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Pugh, Edward (c. 1765–1837)

Edward Pugh (c.1765-1837), a carpenter, was found guilty on 5 October 1784 at the Gloucester Quarter Sessions of stealing a great coat. Sentenced to 7 years transportation, he remained in gaol for nearly three years before being sent to Portsmouth with Betty Mason and Elizabeth Parker (and Elizabeth's daughter Ann Parker (Pugh) who he probably fathered). Pugh was received on the Friendship in April 1787 and arrived in Sydney in January 1788 as part of the First Fleet.

Pugh married Hannah Smith on 15 June 1788 at Port Jackson; they had at least five children. He was granted 70 acres of land at Prospect in 1792 and was off stores by 1795.

Pugh joined the New South Wales Corps on 20 January 1800. In 1808 he was described as being 5 feet 6 inches tall, with a dark complexion, hazel eyes and light brown hair. He was discharged from the Corps on 24 April 1810. He was described as a landholder in the Parramatta area in 1814 and as a labourer in 1825. He died a pauper at Windsor hospital and was buried on 30 November 1837.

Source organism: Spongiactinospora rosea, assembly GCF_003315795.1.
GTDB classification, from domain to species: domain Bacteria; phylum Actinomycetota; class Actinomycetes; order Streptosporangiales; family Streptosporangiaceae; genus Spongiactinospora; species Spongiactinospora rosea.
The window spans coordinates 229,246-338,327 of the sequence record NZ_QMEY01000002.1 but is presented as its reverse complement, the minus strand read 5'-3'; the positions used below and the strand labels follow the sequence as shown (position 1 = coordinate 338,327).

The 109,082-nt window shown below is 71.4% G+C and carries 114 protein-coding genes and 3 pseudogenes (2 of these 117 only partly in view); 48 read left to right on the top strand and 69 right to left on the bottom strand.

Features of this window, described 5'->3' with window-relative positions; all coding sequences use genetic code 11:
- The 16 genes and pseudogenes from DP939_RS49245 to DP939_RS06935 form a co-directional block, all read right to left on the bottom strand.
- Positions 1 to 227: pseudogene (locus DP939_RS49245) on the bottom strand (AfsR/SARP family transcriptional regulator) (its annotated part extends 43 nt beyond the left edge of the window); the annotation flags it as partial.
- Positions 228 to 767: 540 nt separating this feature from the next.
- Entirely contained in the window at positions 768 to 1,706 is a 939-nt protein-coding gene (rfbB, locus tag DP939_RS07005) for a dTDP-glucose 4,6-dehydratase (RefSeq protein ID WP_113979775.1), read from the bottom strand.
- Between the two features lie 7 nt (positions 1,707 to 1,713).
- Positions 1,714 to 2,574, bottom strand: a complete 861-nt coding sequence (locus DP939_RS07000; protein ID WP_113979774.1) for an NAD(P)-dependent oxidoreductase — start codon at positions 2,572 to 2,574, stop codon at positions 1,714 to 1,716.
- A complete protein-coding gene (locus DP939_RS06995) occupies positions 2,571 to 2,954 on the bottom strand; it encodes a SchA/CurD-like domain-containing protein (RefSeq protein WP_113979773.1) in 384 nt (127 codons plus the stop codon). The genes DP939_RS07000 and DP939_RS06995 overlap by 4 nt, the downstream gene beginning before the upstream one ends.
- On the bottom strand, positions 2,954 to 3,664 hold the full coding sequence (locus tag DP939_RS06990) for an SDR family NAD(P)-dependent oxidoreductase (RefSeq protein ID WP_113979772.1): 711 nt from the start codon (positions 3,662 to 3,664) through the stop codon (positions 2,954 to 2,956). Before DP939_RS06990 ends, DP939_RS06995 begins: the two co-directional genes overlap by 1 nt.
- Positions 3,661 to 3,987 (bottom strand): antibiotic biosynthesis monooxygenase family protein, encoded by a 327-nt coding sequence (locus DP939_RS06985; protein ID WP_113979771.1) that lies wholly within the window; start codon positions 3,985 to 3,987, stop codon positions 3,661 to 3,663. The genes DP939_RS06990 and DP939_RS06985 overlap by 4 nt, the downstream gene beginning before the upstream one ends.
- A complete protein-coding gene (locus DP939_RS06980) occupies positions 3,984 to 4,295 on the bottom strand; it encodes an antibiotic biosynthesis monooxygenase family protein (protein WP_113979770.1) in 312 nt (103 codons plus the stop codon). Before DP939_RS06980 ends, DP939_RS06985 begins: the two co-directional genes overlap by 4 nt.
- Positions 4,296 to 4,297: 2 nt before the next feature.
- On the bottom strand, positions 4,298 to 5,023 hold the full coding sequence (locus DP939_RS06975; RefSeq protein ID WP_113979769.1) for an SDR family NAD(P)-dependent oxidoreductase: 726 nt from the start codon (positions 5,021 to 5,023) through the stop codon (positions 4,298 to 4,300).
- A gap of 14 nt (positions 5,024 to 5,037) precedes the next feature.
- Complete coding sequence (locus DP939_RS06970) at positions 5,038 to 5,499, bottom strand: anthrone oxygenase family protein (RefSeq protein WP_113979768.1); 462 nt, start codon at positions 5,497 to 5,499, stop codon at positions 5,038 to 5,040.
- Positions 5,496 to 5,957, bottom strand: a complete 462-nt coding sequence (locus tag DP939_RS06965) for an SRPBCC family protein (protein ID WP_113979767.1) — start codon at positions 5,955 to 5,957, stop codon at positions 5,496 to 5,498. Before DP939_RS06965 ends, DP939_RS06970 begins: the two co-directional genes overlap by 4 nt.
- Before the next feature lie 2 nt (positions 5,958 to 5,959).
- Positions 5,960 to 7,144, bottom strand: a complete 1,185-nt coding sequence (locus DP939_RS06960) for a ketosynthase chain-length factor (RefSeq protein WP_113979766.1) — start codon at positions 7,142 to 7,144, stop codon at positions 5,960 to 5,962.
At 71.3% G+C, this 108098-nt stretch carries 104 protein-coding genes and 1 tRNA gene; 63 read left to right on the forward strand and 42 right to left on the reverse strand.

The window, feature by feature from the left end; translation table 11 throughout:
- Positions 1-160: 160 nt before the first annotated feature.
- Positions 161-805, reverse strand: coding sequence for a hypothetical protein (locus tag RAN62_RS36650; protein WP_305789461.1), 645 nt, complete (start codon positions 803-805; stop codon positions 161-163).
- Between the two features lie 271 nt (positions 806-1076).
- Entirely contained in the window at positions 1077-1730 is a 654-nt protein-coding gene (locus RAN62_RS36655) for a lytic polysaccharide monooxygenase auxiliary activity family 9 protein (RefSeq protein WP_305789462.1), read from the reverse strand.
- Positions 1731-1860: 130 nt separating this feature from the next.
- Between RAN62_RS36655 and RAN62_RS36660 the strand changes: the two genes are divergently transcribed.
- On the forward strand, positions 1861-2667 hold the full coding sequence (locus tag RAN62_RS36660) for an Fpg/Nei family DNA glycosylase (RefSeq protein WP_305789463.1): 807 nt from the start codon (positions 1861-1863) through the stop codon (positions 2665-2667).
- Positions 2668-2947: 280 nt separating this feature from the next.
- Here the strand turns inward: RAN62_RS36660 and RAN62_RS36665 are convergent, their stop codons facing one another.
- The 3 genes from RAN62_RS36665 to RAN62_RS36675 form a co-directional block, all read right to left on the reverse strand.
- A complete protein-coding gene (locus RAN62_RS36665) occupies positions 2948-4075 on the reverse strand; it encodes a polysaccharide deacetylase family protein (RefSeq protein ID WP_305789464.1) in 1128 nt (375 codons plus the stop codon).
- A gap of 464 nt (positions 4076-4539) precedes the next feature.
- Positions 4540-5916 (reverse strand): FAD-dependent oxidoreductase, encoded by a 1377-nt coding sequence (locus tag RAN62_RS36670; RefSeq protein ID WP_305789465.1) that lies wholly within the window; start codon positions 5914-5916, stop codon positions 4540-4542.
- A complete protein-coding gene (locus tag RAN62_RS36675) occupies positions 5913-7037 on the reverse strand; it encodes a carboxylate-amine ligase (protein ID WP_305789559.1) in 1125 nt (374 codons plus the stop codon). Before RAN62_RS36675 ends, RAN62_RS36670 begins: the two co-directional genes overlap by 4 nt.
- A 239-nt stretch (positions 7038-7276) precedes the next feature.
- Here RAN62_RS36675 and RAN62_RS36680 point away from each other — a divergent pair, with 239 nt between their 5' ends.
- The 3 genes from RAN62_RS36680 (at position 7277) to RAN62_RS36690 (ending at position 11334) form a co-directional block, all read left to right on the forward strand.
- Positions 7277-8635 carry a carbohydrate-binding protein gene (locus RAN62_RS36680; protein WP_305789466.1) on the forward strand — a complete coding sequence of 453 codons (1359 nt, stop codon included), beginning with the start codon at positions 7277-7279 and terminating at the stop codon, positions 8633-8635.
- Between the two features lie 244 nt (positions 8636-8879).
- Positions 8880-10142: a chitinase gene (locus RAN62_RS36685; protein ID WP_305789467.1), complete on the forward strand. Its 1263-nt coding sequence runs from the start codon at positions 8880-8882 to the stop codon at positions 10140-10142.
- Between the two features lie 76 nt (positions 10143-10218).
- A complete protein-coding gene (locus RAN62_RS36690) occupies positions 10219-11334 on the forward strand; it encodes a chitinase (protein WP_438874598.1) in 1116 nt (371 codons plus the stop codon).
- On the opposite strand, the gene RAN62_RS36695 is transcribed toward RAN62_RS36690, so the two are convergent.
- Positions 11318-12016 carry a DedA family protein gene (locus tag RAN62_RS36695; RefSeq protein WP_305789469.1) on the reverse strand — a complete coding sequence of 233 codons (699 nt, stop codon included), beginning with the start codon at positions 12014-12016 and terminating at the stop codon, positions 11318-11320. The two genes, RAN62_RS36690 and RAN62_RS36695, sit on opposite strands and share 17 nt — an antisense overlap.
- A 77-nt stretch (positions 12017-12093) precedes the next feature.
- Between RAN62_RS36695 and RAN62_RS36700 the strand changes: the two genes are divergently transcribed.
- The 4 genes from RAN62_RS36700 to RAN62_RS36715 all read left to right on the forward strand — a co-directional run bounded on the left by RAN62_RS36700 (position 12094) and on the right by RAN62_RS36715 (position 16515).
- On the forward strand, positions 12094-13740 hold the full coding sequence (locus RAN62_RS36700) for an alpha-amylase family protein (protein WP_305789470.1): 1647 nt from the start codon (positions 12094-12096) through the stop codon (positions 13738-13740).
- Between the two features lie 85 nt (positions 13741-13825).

* information from Mollie Gillen, The Founders of Australia: A Biographical Dictionary of the First Fleet (1989), p 295

Citation details

'Pugh, Edward (c. 1765–1837)', People Australia, National Centre of Biography, Australian National University, http://peopleaustralia.anu.edu.au/biography/pugh-edward-30981/text38349, accessed 2 December 2020.

© Copyright People Australia, 2012

Life Summary [details]

Alternative Names
  • Pue, Edward
  • Pew, Edward
Birth

c. 1765
Shropshire, England

Death

29 November 1837
Windsor, New South Wales, Australia

Cause of Death

unknown

Cultural Heritage
Passenger Ship
Occupation
Military Service
Key Events
Key Places
Convict Record

Crime: theft
Sentence: 7 years